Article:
Miscellaneous

Migration cap costs Britain the services of 233 top brains

More than 230 scientists and academics have been barred from Britain by the Government’s immigration cap, an investigation by The Times has revealed.

The quota of visas issued to 15 of the country’s leading research universities has been cut by 233 under the interim migrant limit imposed in July. The 21 per cent reduction is preventing the recruitment of professors and postdoctoral researchers from outside the European Economic Area.

The full impact of the cap has been greater still, because changes to a different class of visa often issued to scientists have made it almost impossible for young academics to qualify because their salaries are too low.

The figures, from 15 of the 20 members of the Russell Group of research-intensive universities, show that the cap is already inflicting significant damage on science, despite assurances from the Government that it is not intended to prevent recruitment of “the brightest and the best”.

Wendy Piatt, director-general of the Russell Group, said: “The interim visa cap is already affecting our ability to compete in the global market for academic talent. We are being held back at a time when our international rivals are welcoming the world’s brightest minds — including many from Britain — with open arms.

“We are particularly concerned about the potential impact on extremely promising academics at the start of their careers and our ability to nurture new talent.

“We would urge the Government to rethink its immigration policy urgently to maximise the UK’s ability to compete within the global economy.”

The evidence for the interim cap’s impact adds to growing pressure on ministers to exempt scientists and academics from the permanent limit that will replace it in April. The Home Office has indicated that it is examining ways of allowing elite researchers in, but no details have yet been decided.

Last month, eight Nobel laureates wrote to The Times to protest against the measure, and another Nobel prize-winner, the Indian-American Venki Ramakrishnan, said on Saturday that the cap would have jeopardised his own move to Britain 11 years ago.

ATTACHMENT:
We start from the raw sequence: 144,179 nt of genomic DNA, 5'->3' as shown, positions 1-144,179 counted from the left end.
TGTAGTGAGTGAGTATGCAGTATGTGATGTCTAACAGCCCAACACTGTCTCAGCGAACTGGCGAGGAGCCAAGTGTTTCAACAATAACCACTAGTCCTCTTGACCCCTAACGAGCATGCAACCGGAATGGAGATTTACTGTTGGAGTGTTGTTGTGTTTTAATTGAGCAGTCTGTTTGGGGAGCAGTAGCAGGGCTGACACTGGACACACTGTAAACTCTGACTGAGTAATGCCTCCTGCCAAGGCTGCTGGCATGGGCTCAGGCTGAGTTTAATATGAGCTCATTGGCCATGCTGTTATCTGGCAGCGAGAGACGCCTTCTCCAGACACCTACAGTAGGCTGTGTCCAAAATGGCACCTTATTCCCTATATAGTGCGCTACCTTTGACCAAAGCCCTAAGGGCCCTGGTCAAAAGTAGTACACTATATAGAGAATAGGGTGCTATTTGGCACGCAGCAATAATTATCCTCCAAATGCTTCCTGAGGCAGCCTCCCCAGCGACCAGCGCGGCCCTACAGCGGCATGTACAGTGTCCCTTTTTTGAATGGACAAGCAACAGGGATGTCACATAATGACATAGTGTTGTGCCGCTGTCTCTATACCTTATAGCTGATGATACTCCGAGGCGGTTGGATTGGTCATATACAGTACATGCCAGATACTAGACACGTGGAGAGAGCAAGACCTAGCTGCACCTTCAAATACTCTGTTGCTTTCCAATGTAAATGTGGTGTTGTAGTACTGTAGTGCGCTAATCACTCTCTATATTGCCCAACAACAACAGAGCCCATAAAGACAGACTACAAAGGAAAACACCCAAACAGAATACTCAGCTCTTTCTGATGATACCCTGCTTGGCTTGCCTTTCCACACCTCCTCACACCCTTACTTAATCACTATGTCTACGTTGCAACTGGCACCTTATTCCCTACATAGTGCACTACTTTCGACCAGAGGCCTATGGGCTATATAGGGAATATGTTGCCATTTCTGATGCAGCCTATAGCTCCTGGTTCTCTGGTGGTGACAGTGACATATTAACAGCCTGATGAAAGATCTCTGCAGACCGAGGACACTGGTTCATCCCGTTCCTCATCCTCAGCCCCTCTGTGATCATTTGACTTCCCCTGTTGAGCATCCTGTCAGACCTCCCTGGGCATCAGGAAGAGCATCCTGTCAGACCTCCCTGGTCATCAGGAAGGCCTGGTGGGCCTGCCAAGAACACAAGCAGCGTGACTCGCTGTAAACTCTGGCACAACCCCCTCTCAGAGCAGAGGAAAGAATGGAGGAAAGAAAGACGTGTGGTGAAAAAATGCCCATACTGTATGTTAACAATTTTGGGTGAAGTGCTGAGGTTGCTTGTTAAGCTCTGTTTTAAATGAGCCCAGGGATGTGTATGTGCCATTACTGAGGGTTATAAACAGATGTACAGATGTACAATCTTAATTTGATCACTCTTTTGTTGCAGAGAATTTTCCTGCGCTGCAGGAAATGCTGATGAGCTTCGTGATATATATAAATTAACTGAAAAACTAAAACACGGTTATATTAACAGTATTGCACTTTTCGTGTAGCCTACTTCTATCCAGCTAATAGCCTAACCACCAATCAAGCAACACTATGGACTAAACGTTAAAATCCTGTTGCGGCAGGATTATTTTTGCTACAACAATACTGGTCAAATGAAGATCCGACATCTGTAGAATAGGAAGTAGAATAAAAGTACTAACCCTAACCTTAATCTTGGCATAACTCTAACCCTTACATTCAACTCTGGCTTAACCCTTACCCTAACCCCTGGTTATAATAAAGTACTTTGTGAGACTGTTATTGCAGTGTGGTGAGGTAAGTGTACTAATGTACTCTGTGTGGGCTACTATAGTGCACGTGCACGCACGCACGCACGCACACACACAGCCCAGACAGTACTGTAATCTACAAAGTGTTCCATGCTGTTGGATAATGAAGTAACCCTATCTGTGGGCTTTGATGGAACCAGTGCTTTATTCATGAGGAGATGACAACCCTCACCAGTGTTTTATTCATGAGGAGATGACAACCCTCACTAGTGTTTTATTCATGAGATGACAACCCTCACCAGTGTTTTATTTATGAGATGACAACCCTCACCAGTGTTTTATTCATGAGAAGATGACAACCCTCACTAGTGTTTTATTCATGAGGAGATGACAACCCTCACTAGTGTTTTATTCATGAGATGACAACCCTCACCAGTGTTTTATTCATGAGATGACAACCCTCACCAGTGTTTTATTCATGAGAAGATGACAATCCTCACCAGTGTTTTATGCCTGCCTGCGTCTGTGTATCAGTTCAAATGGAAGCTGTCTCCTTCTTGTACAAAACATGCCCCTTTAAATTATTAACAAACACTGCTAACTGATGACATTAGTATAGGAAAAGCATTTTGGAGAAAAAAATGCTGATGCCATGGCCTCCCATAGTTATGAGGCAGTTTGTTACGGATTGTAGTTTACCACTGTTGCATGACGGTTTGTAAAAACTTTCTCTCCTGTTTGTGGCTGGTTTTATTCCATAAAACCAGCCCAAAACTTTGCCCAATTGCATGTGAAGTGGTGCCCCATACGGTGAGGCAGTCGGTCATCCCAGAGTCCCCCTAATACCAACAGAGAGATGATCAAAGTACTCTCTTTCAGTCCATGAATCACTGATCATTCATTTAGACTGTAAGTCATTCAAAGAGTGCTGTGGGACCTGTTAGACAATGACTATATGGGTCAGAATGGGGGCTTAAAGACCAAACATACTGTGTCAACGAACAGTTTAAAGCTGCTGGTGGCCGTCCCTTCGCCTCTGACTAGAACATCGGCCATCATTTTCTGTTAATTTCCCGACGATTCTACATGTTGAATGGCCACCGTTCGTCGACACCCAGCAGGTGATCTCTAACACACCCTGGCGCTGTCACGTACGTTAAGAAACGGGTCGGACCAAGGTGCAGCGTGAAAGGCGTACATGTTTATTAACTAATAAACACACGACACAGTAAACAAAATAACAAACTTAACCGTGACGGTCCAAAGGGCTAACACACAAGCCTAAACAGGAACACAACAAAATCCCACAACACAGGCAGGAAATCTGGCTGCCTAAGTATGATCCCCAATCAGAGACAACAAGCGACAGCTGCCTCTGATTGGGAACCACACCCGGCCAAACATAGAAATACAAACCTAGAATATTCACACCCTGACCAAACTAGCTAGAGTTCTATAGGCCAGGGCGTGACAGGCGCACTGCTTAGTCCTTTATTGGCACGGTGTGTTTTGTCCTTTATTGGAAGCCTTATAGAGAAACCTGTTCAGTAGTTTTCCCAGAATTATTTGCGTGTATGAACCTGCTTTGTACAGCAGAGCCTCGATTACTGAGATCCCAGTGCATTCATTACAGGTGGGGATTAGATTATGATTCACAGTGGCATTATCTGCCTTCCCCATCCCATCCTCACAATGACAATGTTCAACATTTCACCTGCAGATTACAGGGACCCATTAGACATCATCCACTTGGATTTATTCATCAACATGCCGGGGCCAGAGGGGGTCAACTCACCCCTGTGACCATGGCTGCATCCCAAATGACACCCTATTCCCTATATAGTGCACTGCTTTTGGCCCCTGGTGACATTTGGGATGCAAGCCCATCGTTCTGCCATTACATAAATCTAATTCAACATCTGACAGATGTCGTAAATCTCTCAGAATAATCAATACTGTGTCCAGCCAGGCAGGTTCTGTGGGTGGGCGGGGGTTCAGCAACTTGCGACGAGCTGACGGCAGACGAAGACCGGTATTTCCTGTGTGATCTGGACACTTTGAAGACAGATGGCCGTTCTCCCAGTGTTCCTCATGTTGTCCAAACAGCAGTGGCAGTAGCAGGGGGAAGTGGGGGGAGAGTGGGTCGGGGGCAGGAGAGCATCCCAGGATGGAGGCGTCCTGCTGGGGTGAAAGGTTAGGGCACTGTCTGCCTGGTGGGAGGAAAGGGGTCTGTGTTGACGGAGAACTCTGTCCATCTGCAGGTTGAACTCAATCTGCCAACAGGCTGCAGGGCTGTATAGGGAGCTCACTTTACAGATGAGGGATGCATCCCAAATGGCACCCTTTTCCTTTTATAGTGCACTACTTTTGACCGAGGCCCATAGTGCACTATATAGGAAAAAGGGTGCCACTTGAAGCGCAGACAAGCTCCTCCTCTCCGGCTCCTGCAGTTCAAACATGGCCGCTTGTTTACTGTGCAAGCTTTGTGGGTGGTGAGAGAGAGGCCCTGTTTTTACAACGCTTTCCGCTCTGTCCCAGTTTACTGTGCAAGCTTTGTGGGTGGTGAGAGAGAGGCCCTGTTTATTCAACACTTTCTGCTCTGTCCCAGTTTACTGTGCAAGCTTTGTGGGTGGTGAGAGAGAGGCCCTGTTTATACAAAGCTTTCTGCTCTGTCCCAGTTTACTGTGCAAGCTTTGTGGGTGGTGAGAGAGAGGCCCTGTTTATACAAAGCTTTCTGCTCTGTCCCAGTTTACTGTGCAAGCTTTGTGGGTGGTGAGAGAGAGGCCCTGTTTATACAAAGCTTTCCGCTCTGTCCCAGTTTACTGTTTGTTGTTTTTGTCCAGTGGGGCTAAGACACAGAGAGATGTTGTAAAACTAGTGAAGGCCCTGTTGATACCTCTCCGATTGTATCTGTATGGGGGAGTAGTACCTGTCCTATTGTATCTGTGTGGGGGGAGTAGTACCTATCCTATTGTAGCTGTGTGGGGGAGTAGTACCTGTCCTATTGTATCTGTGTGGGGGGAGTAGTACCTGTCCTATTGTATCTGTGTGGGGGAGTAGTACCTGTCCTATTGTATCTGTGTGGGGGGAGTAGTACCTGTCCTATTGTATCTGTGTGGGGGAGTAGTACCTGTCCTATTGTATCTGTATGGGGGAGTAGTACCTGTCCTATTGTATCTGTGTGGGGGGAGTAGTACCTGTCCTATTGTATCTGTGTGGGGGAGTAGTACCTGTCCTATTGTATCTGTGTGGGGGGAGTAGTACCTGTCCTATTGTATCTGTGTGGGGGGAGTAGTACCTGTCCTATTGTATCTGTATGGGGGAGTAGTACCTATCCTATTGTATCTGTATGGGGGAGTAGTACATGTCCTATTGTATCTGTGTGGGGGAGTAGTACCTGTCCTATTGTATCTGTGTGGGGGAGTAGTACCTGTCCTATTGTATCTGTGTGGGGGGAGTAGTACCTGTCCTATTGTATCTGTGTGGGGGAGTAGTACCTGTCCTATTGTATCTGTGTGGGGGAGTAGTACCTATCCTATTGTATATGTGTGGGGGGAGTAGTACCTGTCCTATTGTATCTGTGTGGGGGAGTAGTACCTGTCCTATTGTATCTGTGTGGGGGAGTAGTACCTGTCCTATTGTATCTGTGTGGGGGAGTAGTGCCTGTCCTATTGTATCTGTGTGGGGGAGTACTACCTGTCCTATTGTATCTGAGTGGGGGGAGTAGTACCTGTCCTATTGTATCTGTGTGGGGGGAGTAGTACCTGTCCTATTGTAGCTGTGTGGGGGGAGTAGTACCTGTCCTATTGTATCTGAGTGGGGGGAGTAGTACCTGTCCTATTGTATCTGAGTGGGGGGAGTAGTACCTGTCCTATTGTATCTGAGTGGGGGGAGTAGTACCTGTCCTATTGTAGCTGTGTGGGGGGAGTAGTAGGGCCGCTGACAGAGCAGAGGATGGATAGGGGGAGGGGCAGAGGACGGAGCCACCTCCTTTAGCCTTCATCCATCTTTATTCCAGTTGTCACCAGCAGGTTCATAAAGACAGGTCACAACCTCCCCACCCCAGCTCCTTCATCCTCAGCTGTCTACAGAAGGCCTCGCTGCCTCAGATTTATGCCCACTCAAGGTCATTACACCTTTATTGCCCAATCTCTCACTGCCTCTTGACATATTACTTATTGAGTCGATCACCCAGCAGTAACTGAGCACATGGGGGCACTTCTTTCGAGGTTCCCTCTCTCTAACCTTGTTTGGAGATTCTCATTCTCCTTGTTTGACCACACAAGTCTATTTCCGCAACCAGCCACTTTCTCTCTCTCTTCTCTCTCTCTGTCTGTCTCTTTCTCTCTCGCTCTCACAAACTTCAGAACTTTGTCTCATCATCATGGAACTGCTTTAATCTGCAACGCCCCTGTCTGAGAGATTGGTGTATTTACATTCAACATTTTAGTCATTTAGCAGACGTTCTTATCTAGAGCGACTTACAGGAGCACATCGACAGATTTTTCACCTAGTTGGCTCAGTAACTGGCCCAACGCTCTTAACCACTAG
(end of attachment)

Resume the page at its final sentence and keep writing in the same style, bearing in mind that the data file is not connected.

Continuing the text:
The UK Border Agency has allocated each university a fixed number of Tier 2 visas, for “skilled workers” sponsored to take a particular job, to cover both new appointments and renewals between July 19 this year and March 31 next year.

Imperial College London has had the biggest absolute reduction, from 125 during the equivalent period last year to 82, and Newcastle University has had the biggest relative cut, of 50 per cent, from 56 visas to 28.

The University of Oxford’s quota has been cut from 163 to 138, the University of Cambridge’s has shrunk from 158 to 134, and University College London must make do with 78 visas compared to 92. The average cut across the 15 universities is 21 per cent.

Imran Khan, director of the Campaign for Science and Engineering, said: “This shows that UK research is already being hit hard by these regulations. Visa rules should be helping our science base lead the world, not hindering it.

Case study

In 4½ years as head of University College London’s mathematics department, Dmitri Vassiliev has appointed only one British academic. “This is normal in mathematics, tragically,” he said. “Fortunately many of our people are EU nationals, but sometimes they are from the USA, sometimes China.”

Next week Professor Vassiliev will interview 13 candidates for two lectureships, of whom three are from outside the EU. “We could need two visas from our quota,” he said. “It is always a worry now.” While no senior applicant has yet been turned down because of the cap, one-year positions are now restricted to EU nationals and it is feared that postdoctoral recruitment could suffer if UCL runs out of visas.

This article, published in The Times, was written with Mark Henderson and Rebecca Hill.
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